# how do i work out the area of a circle without a calculator?

## Recommended Posts

pen and paper, basic arithmetic would be my choice ##### Share on other sites

use approxamations?

pi = 3 etc?

##### Share on other sites

2pi = 3.142 x 2 thus the 1st bit is 6.284

whats the Radius? lets assume its 9cms so whats 9 Squared? thats 81

81 x 6.284 = 509 cms

Hmmm... I think I just worked out a Sphere?

nevermind, I said my maths was crap! ##### Share on other sites

I think a good approximate for pi is 3.1416 since the next after the five there's a 9. Memorizing pi is probably the most idiotic thing to do, but for some strange reason I've memorized up to 35 decimals. I wonder what's the current world record...

##### Share on other sites

Why dko you need to approximate anyway? the area of a circle is pi*r^2, you shpould always keep the pi in, unless for some reason you need to know where it approximately lies on the real number line, but generally there's no need to know.

##### Share on other sites

Why do you need to approximate, eh? How about pi being an irrational number. Btw, World Record: Goto, Hiroyuki | Japan | 42195 digits, World Rec since -95

##### Share on other sites
Why do you need to approximate' date=' eh? How about pi being an irrational number. Btw, World Record: Goto, Hiroyuki | Japan | 42195 digits, World Rec since -95[/quote']

You should never approximate unless you have to, the decimals are only one representation of the real numbers.

##### Share on other sites

If you didn't notice, the thread is about Ice wanting to know about counting the area of a circle without a calculator; therefore, you need to approximate quite a bit.

##### Share on other sites

If your asked to find the raidus of a circle of say radius 9m, then you should alewyas express your answer as 81*pi m^2, of course if for some reason (I relaly can't think of any reaosn though) you need to know wherre it approximatley lies on the real number line then you would approximate pi.

##### Share on other sites
If you didn't notice, the thread is about Ice wanting to know about counting the area of a circle without a calculator; therefore, you need to approximate quite a bit.

If he can't multiply numbers just because they're on the wrong side of a decimal place I'd have concerns about what his maths teacher is doing all day.

##### Share on other sites

when i have to calculate the area of a circle without a calculator, I usually leave it in terms of pi.

pi*r^2=A

r=2

2^2=4

A=4pi

Ask whoever is telling you to do this if they want an approximate or exact value. If they want exact you must leave it in terms of pi. However, if you are just doing this on your own, pick one.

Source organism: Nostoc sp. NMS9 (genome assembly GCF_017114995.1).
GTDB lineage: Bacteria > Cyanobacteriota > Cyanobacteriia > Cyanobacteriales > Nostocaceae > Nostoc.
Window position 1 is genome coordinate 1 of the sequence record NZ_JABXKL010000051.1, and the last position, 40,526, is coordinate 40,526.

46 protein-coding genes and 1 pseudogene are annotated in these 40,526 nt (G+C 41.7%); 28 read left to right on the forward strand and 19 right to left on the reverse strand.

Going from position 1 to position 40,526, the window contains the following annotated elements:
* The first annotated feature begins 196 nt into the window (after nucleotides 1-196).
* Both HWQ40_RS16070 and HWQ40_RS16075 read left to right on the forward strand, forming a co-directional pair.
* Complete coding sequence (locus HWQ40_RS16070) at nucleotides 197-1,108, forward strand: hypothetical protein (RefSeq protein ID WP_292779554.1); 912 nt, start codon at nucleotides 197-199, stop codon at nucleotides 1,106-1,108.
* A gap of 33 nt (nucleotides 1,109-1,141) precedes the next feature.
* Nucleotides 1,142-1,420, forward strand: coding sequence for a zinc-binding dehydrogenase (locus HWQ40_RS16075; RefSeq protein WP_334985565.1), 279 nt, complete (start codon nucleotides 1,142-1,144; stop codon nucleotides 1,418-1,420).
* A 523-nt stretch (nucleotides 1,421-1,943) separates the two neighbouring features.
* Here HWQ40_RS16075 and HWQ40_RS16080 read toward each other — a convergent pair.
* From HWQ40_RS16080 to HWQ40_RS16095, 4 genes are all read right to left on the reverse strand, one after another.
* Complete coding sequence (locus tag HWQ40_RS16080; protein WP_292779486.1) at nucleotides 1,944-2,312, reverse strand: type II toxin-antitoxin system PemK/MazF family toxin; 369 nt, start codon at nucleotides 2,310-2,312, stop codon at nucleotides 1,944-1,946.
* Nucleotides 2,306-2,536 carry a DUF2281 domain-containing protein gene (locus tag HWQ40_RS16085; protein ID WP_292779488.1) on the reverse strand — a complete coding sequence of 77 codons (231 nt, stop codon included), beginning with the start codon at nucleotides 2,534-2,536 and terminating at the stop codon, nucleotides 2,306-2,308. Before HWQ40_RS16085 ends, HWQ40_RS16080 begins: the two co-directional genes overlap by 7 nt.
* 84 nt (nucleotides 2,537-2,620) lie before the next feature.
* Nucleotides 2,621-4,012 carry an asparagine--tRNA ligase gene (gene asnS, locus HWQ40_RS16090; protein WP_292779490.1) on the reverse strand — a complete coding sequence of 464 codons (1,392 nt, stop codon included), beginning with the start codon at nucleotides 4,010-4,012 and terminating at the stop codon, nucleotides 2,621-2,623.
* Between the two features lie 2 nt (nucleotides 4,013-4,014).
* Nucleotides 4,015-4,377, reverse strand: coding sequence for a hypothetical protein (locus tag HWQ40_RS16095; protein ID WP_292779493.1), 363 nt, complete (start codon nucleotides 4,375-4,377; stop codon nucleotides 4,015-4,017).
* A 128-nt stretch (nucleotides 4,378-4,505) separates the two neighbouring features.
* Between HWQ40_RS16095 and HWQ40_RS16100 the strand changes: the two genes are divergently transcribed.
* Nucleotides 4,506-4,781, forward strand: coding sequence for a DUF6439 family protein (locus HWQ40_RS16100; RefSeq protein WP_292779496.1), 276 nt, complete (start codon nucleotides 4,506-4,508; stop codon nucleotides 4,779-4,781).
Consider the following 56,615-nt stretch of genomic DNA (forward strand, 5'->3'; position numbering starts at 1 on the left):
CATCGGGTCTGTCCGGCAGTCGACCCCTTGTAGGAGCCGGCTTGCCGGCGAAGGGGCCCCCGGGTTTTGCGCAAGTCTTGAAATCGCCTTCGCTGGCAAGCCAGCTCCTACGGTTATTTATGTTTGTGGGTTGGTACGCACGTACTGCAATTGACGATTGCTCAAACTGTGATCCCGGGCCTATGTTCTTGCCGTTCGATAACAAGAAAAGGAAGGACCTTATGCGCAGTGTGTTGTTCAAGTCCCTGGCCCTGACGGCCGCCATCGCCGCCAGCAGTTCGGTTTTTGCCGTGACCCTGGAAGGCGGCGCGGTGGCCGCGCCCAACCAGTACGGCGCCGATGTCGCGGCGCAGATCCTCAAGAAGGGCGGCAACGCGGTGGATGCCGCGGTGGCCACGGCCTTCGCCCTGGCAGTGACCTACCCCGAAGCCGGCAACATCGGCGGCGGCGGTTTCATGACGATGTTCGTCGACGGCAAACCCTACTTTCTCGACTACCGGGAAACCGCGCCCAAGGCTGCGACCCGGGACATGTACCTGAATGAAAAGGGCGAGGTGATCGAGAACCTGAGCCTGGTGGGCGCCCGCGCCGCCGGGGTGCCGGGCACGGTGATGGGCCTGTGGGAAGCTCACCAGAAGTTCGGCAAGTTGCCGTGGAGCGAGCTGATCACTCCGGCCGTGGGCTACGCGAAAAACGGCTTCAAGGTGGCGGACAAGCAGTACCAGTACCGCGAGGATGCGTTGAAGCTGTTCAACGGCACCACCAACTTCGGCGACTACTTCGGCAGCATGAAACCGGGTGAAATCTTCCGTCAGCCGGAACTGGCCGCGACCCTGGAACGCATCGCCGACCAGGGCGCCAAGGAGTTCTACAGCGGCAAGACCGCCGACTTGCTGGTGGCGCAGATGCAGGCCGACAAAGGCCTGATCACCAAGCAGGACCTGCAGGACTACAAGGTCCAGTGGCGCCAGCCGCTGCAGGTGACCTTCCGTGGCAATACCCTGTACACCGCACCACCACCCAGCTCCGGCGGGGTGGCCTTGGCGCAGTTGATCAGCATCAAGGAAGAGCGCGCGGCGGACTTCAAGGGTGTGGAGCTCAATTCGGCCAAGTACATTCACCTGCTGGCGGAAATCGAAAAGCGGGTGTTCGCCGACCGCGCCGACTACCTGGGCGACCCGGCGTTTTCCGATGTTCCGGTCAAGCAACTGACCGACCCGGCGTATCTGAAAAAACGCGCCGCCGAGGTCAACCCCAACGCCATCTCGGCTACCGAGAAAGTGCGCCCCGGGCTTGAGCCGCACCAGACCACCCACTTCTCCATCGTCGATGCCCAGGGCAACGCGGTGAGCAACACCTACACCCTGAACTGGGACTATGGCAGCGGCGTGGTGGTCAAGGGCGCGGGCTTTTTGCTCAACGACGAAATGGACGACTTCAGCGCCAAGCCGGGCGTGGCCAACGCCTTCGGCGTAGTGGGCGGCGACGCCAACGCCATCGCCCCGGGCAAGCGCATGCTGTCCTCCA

##### Share on other sites

I don't think I've used a calculator to work out areas of things approximately for quite some time now. Leaving it in terms of pi is a lot better.

##### Share on other sites

He could of corse leave it with Pi without turning it into numbers. This can be useful where there is a more complex question with more than 1 circle. I remember doing quesitions where pi canceled out, this is the most likely solution if it crops up on a non calculator paper.

##### Share on other sites

Hey there,

I recently did found myself wanting to work out the area of a circle by hand, and here was what I came up with...

Tools:

A compass, a pen/pencil/stylus, a straightedge, paper or otherwise neat drawing surface, and oodles of free time which may or may not drive you into a crushing torpor.

Method:

Take the compass and make for yourself a nice circle of some arbitrary radius (make it big enough to really see everything -- about hand-sized). Be sure to fix this radius in the compass (perhaps you've a nice one with a screw-lock or something else handy). Do not swallow your compass.

Now taking your compass, carefully stick the pointy end on an arbitrary point somewhere on the circle (perhaps your favorite spot?). Trace-out your second circle here and be sure to note how it should cross directly over the center of the first circle you made. It also should intersect the first circle at exactly two points. Choose your favorite of these two and stick the center of a third circle (same radius you've been using again) on that point. It should intersect at two points on the original circle, and you can just pick up your compass and move around that way again. After doing this carefully for a while, you'll notice that you've made a total of five lovely circles--one mother circle in the middle and four clones radiating around her.

Take a step back and examine what you've done. You should definitely notice how these four circles intersect each other outside and inside the mother circle in two places for every pair of circles. There should be four intersections outside the momma circle, and four inside (all at the exact center of the momma). Connect these intersection points by making them straight through the center (normal to the mother circle).

At this time, you should have exactly five circles and two straight lines drawn (via-straightedge). These lines should be perpendicular to each other and make a cross.